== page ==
The term 'Coloured' is generally used in southern Africa to describe people of mixed (black-white) origin. These Coloured people maintain a strong sense of identity and separateness from either blacks or whites – though they generally speak either Afrikaans or English (or frequently both) rather than an ethnic 'African' language. They are very different in culture from any of Namibia's ethnic groups, white or black.
Most Coloureds in Namibia live in the urban areas – Windhoek, Keetmanshoop and Lüderitz. Those in Walvis Bay are mainly fishermen, and some in the south are stock farmers. Their traditional crafts centre mainly on musical instruments, like drums and guitars.
The first whites to settle in Namibia were the Germans who set up trading businesses around the port of Lüderitz in 1884. Within a few years, Namibia formally became a German colony, and German settlers began to arrive in ever-increasing numbers. Meanwhile, white farmers of Dutch origin (the Boers, who first settled on the African continent at the Cape in 1652), were moving northwards in search of land free from British interference, following the cession of the Dutch Cape Colony to the British government.
Following the transfer of German Namibia to South African control after World War I, Boers (Afrikaners) moved into Namibia, and soon significantly outnumbered the German settlers. The Namibian whites collectively refer to themselves as 'Southwesters' after Namibia's colonial name of South West Africa.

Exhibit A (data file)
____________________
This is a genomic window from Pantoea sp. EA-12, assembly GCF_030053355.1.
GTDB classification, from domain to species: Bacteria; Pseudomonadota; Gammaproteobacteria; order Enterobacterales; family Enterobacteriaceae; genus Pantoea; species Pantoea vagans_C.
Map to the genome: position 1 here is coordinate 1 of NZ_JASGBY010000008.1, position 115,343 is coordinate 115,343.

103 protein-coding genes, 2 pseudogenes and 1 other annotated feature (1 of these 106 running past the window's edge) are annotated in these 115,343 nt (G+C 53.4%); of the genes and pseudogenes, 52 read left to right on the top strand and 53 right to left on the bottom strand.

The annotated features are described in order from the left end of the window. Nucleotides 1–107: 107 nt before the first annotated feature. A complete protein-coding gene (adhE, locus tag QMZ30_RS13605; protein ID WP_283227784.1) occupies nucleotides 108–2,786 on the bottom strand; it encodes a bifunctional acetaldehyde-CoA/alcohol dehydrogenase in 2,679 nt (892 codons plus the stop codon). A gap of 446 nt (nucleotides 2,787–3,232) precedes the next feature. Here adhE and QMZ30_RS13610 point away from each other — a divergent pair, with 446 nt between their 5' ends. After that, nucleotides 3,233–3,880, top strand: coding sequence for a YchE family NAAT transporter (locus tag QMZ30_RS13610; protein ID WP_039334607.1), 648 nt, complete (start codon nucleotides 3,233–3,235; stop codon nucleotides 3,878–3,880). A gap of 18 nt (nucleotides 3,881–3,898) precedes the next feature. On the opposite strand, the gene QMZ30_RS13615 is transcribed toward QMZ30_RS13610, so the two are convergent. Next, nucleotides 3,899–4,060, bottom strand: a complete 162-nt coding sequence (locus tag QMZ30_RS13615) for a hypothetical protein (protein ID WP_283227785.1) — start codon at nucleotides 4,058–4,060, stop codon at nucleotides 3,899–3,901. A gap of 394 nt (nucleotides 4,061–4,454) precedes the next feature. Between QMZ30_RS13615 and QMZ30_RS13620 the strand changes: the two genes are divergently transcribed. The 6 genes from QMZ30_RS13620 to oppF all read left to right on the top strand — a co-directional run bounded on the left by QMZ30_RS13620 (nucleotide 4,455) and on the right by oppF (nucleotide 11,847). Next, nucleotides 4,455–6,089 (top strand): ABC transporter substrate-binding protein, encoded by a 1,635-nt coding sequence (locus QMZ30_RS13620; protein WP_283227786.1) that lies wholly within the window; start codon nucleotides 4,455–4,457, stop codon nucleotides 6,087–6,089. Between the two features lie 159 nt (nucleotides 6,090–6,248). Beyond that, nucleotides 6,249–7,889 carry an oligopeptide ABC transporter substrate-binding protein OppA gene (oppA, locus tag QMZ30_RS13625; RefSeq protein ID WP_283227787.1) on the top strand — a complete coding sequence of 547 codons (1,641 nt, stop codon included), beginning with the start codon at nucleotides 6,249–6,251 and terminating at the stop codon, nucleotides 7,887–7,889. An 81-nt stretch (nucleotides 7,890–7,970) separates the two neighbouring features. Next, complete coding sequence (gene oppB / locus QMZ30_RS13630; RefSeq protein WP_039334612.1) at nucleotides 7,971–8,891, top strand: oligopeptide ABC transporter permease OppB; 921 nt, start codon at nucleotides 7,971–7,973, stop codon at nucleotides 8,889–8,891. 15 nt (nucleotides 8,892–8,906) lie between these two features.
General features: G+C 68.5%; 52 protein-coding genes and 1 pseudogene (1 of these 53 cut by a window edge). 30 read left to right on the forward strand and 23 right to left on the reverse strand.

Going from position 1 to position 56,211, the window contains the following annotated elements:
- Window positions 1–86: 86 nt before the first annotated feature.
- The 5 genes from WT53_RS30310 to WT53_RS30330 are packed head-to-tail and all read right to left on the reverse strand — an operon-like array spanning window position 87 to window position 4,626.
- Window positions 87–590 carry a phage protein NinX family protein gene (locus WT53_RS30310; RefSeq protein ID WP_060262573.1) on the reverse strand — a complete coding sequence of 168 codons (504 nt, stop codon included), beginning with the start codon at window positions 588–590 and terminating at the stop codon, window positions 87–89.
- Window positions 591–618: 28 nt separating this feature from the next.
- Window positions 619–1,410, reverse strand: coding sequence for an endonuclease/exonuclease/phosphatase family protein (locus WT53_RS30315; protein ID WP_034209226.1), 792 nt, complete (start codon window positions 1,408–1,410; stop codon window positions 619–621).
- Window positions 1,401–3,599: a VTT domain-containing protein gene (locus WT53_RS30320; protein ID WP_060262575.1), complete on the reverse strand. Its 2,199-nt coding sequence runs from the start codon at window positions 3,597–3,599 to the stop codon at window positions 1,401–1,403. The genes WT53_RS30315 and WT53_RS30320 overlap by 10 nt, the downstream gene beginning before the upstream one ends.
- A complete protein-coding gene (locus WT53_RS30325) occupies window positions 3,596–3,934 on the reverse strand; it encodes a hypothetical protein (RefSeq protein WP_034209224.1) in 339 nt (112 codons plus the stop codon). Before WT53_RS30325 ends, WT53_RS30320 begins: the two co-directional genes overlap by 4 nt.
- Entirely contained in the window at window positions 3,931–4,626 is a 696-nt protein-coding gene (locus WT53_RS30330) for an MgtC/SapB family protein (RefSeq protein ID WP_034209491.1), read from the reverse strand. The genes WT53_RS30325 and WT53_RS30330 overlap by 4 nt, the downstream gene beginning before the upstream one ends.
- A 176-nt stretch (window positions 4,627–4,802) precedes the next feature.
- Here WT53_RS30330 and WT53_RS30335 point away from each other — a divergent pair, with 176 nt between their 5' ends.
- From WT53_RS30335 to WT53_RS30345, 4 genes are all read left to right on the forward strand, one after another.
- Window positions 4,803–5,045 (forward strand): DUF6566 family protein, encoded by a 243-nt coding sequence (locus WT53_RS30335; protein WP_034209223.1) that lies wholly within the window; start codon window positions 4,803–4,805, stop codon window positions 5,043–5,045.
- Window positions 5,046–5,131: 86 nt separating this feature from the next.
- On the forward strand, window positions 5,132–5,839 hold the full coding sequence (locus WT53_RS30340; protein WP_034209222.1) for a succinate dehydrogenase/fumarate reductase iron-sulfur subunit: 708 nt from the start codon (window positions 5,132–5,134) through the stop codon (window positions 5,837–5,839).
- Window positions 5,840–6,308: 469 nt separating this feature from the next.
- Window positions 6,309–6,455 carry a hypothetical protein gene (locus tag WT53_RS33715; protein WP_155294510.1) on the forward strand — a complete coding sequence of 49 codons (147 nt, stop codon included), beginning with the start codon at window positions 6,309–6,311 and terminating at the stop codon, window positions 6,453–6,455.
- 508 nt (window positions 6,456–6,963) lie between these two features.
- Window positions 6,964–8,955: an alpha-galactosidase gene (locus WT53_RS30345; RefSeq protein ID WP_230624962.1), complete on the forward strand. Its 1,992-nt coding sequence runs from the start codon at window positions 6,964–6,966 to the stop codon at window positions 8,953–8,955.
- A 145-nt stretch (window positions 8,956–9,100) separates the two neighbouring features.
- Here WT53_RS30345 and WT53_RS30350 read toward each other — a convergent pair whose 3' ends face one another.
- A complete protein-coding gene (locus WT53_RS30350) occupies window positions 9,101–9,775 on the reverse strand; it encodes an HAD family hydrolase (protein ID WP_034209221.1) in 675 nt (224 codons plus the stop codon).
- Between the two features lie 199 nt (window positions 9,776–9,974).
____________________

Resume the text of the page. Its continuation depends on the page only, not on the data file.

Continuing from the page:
Namibians of European descent live mainly in urban, central and southern parts of the country – though they also own and run most of the commercial farming operations. Virtually all of the tourism industry is managed by white Namibians. They came as missionaries, traders and hunters, though are now found throughout the economy. Perhaps a legacy of colonialism, they are normally amongst the more affluent members of society.
The crafts currently produced by the whites include leatherwork (shoes, handbags, belts), German Christmas and Easter decorations, needlework (including embroidery, patchwork and clothing), printed T-shirts, costume jewellery, greeting cards and various classical European art-forms.
Distinct from white Namibians, there is a significant 'expat' community in Namibia. These foreigners usually come to Namibia for two or three years, to work on short-term contracts, often for either multinational companies or aid agencies. Most are highly skilled individuals who come to share their knowledge with Namibian colleagues – often teaching skills that are in short supply in Namibia.